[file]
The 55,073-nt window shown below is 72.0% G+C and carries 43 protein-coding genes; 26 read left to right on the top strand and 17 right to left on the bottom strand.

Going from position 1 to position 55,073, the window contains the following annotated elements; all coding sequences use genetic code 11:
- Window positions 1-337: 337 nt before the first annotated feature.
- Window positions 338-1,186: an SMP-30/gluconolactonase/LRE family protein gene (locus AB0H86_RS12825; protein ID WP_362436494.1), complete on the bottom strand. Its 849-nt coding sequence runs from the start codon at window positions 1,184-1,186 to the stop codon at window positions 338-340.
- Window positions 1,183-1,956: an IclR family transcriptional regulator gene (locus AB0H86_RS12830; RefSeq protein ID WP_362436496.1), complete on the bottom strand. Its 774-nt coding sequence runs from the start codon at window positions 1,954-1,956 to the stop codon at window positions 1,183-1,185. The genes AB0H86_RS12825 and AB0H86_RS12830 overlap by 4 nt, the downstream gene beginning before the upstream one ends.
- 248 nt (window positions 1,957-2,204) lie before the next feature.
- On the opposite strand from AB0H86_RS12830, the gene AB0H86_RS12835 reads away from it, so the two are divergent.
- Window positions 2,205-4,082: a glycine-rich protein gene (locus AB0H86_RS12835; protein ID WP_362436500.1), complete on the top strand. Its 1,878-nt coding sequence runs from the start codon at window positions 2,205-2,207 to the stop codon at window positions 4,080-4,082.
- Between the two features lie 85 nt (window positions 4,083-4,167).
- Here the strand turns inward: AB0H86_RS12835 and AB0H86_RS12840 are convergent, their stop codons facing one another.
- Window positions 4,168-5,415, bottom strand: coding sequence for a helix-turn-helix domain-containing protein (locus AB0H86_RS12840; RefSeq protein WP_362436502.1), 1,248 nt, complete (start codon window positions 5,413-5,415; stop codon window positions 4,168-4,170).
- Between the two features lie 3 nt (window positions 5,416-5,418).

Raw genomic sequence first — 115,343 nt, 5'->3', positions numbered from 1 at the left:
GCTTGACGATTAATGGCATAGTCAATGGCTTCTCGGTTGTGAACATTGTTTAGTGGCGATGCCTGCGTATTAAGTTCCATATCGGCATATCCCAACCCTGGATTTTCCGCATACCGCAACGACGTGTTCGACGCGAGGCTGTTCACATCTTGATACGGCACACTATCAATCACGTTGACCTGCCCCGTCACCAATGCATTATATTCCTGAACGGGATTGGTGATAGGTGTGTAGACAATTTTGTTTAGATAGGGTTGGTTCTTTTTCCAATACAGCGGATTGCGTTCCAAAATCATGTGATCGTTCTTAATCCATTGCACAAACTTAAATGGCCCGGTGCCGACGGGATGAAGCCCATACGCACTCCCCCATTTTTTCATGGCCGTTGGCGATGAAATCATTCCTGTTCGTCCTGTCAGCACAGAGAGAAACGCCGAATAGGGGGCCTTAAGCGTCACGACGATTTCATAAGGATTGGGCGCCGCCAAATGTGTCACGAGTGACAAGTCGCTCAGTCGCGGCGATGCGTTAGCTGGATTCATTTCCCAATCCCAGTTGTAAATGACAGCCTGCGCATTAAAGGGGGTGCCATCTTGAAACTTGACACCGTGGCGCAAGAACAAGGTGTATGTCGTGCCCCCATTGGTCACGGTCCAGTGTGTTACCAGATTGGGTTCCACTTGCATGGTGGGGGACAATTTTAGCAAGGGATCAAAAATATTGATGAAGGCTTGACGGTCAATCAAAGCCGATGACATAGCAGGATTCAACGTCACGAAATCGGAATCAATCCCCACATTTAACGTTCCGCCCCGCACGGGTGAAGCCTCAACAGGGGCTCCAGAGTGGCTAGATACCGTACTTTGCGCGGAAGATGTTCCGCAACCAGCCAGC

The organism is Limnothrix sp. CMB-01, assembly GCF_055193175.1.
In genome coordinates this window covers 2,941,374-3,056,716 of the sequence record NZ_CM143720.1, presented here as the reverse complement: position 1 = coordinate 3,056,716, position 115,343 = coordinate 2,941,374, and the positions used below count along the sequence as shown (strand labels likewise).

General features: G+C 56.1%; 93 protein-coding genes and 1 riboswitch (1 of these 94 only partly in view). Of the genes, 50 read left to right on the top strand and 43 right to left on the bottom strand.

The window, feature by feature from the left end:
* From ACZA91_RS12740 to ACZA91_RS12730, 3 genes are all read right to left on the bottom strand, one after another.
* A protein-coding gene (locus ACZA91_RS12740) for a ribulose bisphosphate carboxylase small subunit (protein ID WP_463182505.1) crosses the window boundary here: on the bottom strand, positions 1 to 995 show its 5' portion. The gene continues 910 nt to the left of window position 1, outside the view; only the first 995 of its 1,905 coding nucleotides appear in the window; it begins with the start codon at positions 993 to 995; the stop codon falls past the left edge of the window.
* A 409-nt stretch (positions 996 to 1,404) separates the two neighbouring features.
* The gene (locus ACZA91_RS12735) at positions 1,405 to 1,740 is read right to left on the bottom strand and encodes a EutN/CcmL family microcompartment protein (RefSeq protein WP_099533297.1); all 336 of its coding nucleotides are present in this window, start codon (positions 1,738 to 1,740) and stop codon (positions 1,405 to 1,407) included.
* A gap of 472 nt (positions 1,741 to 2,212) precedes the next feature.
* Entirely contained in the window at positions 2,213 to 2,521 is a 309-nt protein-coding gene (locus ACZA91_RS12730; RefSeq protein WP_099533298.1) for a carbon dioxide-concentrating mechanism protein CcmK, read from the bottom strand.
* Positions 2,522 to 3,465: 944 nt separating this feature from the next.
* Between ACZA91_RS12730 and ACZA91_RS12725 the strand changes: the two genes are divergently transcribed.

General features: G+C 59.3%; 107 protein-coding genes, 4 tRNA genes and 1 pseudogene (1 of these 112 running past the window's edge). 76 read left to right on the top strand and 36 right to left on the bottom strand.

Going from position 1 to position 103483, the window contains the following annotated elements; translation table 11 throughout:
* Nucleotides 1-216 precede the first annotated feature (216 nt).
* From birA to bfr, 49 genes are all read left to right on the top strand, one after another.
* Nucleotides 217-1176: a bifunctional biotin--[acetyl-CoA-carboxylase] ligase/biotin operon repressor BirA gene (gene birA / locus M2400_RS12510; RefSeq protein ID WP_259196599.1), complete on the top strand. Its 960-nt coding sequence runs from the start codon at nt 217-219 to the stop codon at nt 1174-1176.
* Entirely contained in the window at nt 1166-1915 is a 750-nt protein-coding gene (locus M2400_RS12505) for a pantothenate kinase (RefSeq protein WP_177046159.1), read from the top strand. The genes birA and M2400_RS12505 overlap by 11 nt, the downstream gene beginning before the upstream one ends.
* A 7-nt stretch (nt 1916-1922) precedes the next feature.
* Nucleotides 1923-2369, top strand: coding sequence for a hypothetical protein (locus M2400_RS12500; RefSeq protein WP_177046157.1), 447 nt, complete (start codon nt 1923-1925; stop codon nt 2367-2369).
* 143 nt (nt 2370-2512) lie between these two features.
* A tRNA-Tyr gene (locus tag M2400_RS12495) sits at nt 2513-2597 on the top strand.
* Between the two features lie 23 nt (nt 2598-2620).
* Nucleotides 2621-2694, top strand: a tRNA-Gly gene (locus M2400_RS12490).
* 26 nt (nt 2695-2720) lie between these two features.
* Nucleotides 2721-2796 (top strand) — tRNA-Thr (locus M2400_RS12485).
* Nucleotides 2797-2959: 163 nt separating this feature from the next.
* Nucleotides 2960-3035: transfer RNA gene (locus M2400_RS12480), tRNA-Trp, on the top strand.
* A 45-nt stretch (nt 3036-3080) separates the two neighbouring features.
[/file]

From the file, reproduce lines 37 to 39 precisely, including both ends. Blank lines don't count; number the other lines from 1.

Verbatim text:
* Between the two features lie 23 nt (nt 2598-2620).
* Nucleotides 2621-2694, top strand: a tRNA-Gly gene (locus M2400_RS12490).
* 26 nt (nt 2695-2720) lie between these two features.